It’s a mistake not to have an estate plan in place when you die, because it will create problems for your survivors. If there is no estate plan, there can be legal issues, financial penalties, and extra fees involved, and there is always the possibility of divisions within the family because your wishes were not clearly known.

Just because you have an estate plan, however, doesn’t mean you are free from problems. Estate plans can be poorly set up, or they can become out of date due to changing circumstances. Here are a few common mistakes that people make in their estate plans.

  • Poor planning for joint assets. If you share assets with someone and they have a lot of debt after you pass away, there could be a court battle as that person’s debtors try to get a slice of the assets. There are various strategies for avoiding this, and an experienced estate planning attorney can help you to protect those assets.
  • The wrong people as successor trustees. If you name two or more people as co-successor trustees but they don’t agree (or, worse, they are feuding with each other), you will have all sorts of problems with the disposition of your estate. This can be avoided by naming a bank, other institution, or a professional as the primary trustee.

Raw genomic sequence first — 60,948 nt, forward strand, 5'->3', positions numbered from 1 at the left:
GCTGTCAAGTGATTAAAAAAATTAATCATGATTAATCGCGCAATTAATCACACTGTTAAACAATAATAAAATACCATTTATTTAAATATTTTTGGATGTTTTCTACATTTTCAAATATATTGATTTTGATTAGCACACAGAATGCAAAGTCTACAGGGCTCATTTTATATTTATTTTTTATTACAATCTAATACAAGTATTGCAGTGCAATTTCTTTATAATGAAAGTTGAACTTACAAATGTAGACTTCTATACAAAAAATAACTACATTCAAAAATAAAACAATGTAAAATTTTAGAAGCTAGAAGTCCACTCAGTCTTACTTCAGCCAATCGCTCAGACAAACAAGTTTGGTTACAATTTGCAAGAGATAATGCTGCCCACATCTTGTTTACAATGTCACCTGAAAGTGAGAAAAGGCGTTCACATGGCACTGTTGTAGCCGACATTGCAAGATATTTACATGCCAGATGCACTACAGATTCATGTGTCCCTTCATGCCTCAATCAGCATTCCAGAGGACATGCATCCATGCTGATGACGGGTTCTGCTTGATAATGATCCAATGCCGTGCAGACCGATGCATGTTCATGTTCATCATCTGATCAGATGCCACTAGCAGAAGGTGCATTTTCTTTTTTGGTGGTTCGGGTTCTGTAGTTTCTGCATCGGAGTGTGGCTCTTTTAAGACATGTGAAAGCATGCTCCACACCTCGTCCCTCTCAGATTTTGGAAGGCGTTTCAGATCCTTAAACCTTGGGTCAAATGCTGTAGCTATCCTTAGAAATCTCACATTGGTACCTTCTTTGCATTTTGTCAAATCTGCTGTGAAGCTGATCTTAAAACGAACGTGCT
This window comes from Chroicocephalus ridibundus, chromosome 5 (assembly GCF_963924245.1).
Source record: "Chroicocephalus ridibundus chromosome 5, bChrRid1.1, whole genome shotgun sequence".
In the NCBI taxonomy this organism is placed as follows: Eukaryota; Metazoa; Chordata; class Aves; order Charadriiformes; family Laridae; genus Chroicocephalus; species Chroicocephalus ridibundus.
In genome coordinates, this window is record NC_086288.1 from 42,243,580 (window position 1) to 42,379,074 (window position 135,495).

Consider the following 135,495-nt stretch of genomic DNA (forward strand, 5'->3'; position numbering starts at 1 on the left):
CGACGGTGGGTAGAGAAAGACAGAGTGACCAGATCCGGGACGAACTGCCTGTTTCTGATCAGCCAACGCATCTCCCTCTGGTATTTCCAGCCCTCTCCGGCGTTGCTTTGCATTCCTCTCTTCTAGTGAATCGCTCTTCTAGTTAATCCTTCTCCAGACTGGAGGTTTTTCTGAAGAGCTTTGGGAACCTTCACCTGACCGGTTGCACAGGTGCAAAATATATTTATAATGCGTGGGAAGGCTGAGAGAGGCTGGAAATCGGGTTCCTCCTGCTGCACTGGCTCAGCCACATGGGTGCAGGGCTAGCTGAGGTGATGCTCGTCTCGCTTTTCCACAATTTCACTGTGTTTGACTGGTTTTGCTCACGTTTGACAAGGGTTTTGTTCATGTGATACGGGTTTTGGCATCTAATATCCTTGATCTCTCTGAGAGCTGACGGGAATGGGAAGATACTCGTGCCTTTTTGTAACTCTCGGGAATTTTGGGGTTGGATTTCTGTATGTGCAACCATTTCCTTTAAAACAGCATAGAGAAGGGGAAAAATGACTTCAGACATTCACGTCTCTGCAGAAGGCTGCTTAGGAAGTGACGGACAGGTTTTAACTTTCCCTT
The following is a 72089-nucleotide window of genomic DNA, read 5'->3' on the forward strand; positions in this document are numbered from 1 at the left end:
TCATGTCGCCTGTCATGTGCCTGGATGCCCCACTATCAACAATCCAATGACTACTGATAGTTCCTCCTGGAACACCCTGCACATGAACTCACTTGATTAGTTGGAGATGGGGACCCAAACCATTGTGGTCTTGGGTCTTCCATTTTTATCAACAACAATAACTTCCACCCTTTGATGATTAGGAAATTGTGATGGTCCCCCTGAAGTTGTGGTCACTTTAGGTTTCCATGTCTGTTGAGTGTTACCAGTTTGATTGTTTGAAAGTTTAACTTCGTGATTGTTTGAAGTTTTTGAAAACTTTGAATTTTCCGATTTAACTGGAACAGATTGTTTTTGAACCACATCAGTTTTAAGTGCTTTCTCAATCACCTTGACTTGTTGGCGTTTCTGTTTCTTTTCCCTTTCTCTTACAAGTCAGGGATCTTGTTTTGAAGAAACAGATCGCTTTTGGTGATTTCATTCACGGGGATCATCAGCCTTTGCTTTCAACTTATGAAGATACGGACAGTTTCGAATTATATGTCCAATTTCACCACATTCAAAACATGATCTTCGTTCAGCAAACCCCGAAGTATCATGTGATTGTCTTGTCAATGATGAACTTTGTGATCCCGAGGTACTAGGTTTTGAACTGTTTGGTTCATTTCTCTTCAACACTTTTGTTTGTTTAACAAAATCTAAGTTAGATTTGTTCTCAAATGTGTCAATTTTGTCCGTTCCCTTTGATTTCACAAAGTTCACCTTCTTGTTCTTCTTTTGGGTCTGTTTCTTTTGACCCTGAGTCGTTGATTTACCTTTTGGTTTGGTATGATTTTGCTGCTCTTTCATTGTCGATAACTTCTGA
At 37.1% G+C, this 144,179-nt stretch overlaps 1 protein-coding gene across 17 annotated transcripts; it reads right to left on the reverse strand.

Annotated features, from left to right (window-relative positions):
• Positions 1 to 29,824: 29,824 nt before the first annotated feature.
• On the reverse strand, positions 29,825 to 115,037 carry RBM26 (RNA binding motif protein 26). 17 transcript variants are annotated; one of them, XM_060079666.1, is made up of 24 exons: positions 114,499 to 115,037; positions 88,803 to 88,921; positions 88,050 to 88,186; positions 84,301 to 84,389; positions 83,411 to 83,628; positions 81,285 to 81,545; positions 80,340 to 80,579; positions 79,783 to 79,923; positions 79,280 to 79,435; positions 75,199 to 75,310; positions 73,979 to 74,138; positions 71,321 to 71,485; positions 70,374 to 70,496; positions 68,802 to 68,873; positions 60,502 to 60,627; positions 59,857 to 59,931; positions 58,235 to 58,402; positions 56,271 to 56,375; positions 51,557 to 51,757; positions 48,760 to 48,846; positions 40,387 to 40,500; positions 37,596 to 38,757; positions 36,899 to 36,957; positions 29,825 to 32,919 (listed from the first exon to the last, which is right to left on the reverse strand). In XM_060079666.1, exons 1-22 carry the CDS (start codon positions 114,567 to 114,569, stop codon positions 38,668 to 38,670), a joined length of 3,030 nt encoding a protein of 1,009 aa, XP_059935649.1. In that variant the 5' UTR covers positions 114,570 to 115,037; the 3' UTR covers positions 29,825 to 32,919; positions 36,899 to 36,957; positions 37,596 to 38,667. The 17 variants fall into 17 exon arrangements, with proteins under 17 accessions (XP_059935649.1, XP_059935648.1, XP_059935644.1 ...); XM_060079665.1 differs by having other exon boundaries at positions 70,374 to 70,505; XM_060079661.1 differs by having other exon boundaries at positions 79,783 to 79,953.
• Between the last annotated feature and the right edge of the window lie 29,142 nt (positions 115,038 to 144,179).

• Beneficiaries that are out of date. Relationships can change over time, and the people you named as beneficiaries when you first made your estate plan may need to be replaced due to changing circumstances.
  • Lack of long term care planning. Estate plans are not just for after your demise; they can also cover your wishes for end of life care. It’s worthwhile to include your wishes about long term care in your estate plan, so there are no questions about what you want if the need arises.

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